An Indian sloth bear named Rangila was smuggled into Nepal as a cub and has spent years being used as a “dancing” bear. Thankfully, after 19 years in captivity, a chance for a better life came together with a rescue operation, but, unfortunately, instead of being transferred to a place where he would receive proper care and respect, the unlucky animal and another bear, Sridevi, were dropped off at a zoo in Kathmandu. Sridevi’s life tragically came to an end at the facility which has been criticized for keeping animals in poor condition. Thankfully, Rangila escaped a similar fate and his long wait in captivity is now, at last, coming to an end. Thanks to the efforts of three charities, coordinated by Wildlife SOS, Rangila was finally rescued and is now on his way to his new home in India.
It took seven months of intense negotiations for Wildlife SOS to finally be able to get all the necessary paperwork needed to move ahead with the rescue of Rangila. Afterward, a special rescue team set out right away to get the bear and bring him to the Agra Bear Rescue Facility funded by the UK by International Animal Rescue (IAR).
Rangila has a long journey ahead of him, but the rescue team will be carefully monitoring the rescued bear’s condition all throughout the trip, as well as making frequent stops so that he can eat and rest. The animal ambulance Rangila is traveling in is accompanied by a convoy of police and support vehicles.
Rangila and his friend both displayed signs of serious trauma – they were cowering and pacing back and forth. Their teeth had been knocked out and their noses pierced with a hot iron rod, after which a rope was forced through the wound. This is done to control the bears and make them “dance.” The injuries that the animals had suffered at the hands of people were heartbreaking.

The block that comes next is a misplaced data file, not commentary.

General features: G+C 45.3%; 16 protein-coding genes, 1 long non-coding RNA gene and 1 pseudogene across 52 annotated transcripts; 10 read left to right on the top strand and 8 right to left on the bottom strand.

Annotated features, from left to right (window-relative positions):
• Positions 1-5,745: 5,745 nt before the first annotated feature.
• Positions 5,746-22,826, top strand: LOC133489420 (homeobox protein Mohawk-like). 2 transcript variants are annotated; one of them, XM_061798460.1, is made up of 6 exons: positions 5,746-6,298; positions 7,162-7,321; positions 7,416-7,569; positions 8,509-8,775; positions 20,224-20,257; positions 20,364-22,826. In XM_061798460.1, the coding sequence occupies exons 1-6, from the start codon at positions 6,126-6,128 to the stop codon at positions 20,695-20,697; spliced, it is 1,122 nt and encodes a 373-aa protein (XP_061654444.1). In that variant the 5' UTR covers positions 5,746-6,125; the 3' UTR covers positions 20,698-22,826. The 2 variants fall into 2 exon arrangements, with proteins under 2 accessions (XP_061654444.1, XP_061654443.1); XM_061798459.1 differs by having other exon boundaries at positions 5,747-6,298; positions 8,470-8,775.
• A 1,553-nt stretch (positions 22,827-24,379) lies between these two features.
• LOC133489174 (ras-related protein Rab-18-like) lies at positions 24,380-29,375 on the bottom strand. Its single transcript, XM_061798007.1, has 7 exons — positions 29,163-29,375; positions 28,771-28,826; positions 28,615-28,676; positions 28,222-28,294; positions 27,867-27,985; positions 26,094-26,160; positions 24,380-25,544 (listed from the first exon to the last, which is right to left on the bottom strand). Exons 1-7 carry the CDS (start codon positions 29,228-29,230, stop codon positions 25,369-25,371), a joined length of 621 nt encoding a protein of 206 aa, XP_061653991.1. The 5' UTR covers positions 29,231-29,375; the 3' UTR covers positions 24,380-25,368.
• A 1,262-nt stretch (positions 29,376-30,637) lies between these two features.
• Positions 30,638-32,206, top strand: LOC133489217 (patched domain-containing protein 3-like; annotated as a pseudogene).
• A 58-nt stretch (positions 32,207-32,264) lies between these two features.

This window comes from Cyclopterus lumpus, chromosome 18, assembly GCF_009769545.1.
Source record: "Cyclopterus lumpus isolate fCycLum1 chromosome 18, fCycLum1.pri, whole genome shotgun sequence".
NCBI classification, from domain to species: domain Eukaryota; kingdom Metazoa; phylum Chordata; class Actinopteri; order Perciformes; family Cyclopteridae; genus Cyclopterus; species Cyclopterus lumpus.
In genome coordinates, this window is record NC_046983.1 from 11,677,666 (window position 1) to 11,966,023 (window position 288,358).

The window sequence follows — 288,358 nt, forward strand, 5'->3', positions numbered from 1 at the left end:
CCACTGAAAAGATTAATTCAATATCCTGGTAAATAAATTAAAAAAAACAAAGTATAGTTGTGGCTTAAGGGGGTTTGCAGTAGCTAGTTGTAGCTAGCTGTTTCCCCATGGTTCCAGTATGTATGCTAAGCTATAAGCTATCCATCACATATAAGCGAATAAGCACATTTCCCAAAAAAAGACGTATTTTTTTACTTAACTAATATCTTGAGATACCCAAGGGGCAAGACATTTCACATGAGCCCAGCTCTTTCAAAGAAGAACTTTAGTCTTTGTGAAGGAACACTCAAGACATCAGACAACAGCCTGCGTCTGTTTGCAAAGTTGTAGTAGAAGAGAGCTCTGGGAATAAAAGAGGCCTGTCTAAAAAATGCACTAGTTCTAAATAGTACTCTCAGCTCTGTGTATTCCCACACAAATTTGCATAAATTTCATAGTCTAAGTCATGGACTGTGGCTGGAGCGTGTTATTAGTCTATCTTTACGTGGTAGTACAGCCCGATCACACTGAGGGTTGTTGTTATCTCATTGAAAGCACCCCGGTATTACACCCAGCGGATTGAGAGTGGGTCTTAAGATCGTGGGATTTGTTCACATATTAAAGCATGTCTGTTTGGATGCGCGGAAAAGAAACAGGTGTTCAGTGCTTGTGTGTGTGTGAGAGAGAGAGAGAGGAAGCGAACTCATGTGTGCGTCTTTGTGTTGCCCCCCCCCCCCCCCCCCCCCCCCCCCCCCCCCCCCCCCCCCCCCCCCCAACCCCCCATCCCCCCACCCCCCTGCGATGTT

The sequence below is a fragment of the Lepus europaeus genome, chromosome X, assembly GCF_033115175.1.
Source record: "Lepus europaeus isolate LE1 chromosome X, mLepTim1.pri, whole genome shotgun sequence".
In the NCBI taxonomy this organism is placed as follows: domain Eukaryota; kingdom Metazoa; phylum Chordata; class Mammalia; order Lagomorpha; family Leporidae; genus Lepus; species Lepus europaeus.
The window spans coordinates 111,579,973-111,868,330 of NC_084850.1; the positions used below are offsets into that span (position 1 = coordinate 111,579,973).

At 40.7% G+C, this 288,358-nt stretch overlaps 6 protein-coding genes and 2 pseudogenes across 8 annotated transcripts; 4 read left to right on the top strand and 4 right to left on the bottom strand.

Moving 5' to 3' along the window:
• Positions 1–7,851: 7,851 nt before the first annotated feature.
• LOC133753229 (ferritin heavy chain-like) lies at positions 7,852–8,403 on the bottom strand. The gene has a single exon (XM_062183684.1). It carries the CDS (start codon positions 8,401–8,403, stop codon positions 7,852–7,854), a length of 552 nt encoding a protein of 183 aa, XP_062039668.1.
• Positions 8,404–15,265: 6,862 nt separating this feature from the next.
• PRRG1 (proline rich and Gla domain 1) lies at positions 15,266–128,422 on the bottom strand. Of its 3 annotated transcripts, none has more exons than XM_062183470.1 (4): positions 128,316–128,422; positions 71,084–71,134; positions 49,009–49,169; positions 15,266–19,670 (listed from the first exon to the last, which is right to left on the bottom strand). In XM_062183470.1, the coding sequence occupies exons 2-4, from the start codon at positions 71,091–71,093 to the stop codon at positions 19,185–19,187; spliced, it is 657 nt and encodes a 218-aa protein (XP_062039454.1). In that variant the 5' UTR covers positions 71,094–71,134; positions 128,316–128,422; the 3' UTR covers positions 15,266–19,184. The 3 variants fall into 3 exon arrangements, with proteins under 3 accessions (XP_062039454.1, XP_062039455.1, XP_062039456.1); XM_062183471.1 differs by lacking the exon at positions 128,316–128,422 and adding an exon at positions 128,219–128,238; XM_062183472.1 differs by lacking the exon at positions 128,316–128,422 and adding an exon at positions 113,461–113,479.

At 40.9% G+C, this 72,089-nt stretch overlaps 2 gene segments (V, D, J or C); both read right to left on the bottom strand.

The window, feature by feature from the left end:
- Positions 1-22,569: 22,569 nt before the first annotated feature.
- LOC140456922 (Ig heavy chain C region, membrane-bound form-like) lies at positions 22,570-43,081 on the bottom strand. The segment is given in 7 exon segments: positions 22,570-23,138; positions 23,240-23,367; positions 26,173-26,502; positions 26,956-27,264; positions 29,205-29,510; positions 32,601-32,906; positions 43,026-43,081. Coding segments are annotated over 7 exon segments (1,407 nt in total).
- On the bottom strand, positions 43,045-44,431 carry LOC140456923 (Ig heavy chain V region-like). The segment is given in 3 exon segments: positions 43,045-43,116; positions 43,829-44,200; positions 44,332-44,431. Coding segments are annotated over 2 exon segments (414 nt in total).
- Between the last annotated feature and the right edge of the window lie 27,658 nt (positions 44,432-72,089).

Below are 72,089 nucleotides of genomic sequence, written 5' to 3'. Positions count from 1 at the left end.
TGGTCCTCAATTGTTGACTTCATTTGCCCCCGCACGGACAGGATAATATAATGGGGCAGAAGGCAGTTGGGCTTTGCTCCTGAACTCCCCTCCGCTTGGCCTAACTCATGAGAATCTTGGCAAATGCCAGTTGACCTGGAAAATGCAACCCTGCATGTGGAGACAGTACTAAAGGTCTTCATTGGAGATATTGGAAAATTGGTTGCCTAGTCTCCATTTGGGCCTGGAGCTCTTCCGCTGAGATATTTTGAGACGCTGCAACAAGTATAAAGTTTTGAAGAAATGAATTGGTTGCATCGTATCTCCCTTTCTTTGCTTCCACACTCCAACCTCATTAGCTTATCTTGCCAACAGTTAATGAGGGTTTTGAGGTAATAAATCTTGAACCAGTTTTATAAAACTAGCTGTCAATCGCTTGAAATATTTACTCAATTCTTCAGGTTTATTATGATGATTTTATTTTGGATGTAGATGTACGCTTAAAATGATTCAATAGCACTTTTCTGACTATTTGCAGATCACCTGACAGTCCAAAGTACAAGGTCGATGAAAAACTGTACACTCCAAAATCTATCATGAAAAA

The Wildlife SOS team consists of experts who have cared for many rescued dancing bears and will do all in their power to really change Rangila’s life.
At the Bear Rescue Center in India, Rangila will receive extensive veterinary care, he will have a large forested enclosure with a pool at his disposal, a lot of trees to climb, as well as the companionship of other bears, shared Geeta Seshamani, Co-founder of Wildlife SOS.
“We are so pleased that Rangila is in safe hands now and on his way home to India,” said Alan Knight, IAR CEO. “IAR has been involved in the dancing bear rescue project since 2002 and we are proud to support the ongoing care of the hundreds of bears now living peaceful, pain-free lives in sanctuaries in India.”
Because of the most recent rescue mission, Rangila will now be one of those bears.
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All image source: Wildlife SOS